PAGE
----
The necessity of sorrow

The past several days have been difficult, but necessary. All the things have been done, and business is managed. Days are no longer filled with paperworks and phone calls and endless driving around being all official and doing of important tasks. A while back I kind of griped about all that stuff, because there was no time to mourn.

Now there’s time, and I am thankful for it, even though it hurts. There is time to sit and remember 30 years of a relationship, with moves and house renovations and arguments and hurt feelings and making up and delight in each other. There’s time to remember how many times he called me beautiful and I called him handsome. So many times he would come home with a new dress he saw in a store window, because he knew I would never buy it. So many times I encouraged him to get that power tool and make that cabinet. I have been looking at pictures from beach trips with tiny children and car washed and weddings. All of them cause joy, for the memories, and 30 years of life with this wonderful man. They also cause sorrow, for the loss of 30 more years, and the what-might-have-beens.  All of this, every emotion, is so necessary. I need to feel all of it.

We shove sadness away, don’t we, in this culture. Sad people are told to CHEER UP. Sorrow is viewed with concern and sad people are avoided, in case it’s contagious. Sometimes (often) I wish we had the mourning customs of Ethiopia, with it’s head shaving and many people in the house and so much noise. Get it all out! Don’t hold it in and pretend to be strong!

I hear that so much…”You’re so strong!” and such like. I guess because I am keeping it private. Sort of…this isn’t so private, but whatever. Public displays of anything aren’t really my way. But, this sorrow, the tears and remembering and heartache, it is so incredibly important. It feels deeply necessary.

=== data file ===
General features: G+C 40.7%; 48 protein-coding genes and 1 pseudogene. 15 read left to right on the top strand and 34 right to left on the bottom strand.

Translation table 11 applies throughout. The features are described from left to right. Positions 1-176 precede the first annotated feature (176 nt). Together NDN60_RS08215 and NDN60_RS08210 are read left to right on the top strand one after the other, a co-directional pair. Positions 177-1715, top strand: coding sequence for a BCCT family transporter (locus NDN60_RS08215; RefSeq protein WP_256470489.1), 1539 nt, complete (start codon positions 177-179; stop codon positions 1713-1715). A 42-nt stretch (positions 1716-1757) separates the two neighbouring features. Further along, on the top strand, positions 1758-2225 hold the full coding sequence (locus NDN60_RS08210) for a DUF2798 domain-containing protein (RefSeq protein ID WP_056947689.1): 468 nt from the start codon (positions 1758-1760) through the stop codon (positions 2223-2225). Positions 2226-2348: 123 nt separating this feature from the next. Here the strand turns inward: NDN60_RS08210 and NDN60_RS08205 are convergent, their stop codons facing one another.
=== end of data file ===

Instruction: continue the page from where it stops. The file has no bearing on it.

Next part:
It’s not despair, don’t think that. It’s not self pity or fear for Himself’s afterlife, or anything like that. It’s…missing him. The shortest verse in the bible is “Jesus wept” (John 11:35). He is crying because he feels the sorrow of the loss of his dear friend Lazarus, and sympathy for Mary and Martha. (read the whole chapter for context). Nowhere in the Bible are we told that feeling sorrow is bad. Jesus felt loss, I feel loss. He wept. I weep. It’s fine. It hurts, but so do many things that are good for us. It is a comfort beyond words that God knows precisely what I am going through.

It’s important, this grieving process. I can’t tell you exactly WHY, because I am still in the middle of it, but I can tell you that it is RIGHT. I am still going to do it in private, because that’s how I roll, but be assured that I am certainly going to do it, for as long as it takes. I want my children to do it, and Himself’s family, and all the people who feel the loss in their lives. And I am going to always thank God for the 30 years we knew each other, and that Himself is in God’s presence, singing (in tune!) and probably making furniture with Jesus, the other Great Carpenter.

I think all the busy work and paper stuff and hoopla that has taken place, keeping me from grief and such, was a good thing. The shock of it has worn off, and the grief can happen peacefully, with order and I can mix the joy in with it.

There’s no telling how long this is going to last. I don’t really care. It will last as long as it takes.

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About rootietoot

I do what I can.
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One Response to The necessity of sorrow

  1. joannajenkins50 says:

    Everyone goes through sorrow and loss their in their own way. You’re right, it IS necessary, and it’s healthy. Sending you big hugs and prayers. xoxox

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